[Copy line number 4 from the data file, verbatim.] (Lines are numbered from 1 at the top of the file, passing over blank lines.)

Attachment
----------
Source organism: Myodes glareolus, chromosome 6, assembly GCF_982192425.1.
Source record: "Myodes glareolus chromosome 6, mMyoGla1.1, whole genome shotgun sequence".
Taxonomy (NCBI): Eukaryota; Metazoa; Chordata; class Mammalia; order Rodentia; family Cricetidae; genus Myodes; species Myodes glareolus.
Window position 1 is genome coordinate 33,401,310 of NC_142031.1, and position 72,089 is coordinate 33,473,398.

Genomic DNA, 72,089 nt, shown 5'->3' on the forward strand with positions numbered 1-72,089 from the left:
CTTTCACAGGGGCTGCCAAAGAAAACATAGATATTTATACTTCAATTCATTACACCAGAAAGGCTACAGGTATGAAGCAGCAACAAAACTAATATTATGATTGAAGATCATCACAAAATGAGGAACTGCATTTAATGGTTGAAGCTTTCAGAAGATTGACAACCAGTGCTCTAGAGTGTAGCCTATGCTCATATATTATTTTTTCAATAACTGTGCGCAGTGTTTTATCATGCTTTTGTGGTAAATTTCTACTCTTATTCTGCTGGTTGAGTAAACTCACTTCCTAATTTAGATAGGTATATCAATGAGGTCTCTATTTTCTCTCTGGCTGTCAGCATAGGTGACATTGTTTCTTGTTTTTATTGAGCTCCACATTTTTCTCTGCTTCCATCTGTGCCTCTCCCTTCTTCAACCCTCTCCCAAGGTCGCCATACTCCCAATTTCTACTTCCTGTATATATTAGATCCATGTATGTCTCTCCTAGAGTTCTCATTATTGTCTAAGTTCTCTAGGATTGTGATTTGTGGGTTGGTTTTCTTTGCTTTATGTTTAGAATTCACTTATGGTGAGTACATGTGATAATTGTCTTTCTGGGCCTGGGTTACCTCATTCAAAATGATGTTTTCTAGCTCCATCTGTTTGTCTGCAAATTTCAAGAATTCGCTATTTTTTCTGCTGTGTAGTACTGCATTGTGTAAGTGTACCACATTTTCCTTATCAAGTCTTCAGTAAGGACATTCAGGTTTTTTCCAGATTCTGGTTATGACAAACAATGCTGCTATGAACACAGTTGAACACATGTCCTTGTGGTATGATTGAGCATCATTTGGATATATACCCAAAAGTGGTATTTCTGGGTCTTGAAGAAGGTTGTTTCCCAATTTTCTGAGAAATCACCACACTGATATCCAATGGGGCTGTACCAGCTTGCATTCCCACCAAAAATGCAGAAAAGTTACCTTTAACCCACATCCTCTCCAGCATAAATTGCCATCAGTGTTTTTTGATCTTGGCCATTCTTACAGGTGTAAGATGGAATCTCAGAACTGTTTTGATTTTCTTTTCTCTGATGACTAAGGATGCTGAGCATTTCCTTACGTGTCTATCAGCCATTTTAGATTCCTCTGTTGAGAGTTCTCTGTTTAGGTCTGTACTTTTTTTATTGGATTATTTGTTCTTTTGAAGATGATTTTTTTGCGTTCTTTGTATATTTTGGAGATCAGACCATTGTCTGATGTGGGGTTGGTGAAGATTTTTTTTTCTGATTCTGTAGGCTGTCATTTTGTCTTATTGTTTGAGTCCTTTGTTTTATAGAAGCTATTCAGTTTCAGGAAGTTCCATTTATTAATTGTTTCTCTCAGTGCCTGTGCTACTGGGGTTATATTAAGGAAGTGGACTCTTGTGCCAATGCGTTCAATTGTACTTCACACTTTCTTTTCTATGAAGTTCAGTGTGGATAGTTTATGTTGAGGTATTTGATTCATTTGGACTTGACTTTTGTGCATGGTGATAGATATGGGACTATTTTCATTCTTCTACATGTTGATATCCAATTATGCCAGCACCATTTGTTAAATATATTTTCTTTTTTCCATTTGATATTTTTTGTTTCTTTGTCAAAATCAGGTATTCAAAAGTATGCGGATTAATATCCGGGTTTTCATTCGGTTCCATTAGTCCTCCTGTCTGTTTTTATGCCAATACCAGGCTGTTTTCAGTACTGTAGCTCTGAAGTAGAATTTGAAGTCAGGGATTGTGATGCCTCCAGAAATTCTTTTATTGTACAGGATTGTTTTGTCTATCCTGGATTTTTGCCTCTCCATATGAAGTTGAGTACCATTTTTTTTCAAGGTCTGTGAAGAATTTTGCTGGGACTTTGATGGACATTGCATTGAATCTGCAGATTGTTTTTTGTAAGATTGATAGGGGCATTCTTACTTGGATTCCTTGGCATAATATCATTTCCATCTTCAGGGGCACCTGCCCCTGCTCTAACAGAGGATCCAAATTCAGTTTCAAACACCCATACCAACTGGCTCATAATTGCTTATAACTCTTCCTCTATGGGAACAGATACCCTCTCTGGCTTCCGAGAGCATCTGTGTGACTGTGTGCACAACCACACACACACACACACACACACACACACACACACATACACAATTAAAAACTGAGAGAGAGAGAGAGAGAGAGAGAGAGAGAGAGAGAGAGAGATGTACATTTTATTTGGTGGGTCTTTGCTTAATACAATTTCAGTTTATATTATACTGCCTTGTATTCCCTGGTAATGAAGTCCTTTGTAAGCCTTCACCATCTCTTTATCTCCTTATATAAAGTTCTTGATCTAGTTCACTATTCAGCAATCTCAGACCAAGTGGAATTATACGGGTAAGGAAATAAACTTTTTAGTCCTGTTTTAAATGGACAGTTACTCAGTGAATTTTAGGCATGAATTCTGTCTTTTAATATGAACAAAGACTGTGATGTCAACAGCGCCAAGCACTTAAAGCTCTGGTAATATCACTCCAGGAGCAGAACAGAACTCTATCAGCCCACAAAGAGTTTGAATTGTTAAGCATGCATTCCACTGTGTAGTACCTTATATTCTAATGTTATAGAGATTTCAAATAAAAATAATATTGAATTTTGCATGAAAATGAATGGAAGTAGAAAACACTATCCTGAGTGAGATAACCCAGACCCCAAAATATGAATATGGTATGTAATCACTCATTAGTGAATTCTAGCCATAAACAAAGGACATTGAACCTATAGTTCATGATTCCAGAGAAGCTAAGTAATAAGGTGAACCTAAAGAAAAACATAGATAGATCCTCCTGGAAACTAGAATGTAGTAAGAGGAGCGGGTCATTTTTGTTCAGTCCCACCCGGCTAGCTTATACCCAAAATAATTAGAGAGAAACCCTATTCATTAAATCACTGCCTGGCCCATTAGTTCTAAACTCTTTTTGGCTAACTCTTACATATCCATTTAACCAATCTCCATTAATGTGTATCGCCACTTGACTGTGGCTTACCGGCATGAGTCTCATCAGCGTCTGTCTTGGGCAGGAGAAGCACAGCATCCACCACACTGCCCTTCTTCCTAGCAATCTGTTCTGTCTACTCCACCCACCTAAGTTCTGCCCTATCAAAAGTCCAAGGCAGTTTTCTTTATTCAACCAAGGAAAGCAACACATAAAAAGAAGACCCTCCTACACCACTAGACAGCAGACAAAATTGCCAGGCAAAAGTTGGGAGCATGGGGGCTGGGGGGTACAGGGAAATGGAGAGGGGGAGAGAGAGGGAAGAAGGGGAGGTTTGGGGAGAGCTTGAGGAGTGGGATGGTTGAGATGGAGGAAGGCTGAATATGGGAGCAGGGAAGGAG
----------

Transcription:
Window position 1 is genome coordinate 33,401,310 of NC_142031.1, and position 72,089 is coordinate 33,473,398.